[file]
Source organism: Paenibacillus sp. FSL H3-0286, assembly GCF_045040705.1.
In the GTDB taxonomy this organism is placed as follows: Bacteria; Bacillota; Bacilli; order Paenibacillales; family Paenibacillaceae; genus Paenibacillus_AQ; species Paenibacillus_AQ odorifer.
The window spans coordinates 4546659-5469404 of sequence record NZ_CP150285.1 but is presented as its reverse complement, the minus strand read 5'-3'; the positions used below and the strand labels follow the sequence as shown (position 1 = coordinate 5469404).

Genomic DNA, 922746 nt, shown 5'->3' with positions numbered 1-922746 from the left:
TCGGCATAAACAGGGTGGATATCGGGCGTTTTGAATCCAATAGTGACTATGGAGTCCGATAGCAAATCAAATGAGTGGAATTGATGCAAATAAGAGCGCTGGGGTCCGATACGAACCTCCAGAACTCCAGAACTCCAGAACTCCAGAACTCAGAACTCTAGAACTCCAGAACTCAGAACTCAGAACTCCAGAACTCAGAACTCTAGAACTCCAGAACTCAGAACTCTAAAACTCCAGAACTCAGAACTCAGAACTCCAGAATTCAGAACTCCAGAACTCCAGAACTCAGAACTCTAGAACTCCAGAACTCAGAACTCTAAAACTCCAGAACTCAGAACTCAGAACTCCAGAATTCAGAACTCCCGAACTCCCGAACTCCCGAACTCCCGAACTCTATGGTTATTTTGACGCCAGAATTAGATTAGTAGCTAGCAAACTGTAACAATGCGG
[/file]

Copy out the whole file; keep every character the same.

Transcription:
Source organism: Paenibacillus sp. FSL H3-0286, assembly GCF_045040705.1.
In the GTDB taxonomy this organism is placed as follows: Bacteria; Bacillota; Bacilli; order Paenibacillales; family Paenibacillaceae; genus Paenibacillus_AQ; species Paenibacillus_AQ odorifer.
The window spans coordinates 4546659-5469404 of sequence record NZ_CP150285.1 but is presented as its reverse complement, the minus strand read 5'-3'; the positions used below and the strand labels follow the sequence as shown (position 1 = coordinate 5469404).

Genomic DNA, 922746 nt, shown 5'->3' with positions numbered 1-922746 from the left:
TCGGCATAAACAGGGTGGATATCGGGCGTTTTGAATCCAATAGTGACTATGGAGTCCGATAGCAAATCAAATGAGTGGAATTGATGCAAATAAGAGCGCTGGGGTCCGATACGAACCTCCAGAACTCCAGAACTCCAGAACTCCAGAACTCAGAACTCTAGAACTCCAGAACTCAGAACTCAGAACTCCAGAACTCAGAACTCTAGAACTCCAGAACTCAGAACTCTAAAACTCCAGAACTCAGAACTCAGAACTCCAGAATTCAGAACTCCAGAACTCCAGAACTCAGAACTCTAGAACTCCAGAACTCAGAACTCTAAAACTCCAGAACTCAGAACTCAGAACTCCAGAATTCAGAACTCCCGAACTCCCGAACTCCCGAACTCCCGAACTCTATGGTTATTTTGACGCCAGAATTAGATTAGTAGCTAGCAAACTGTAACAATGCGG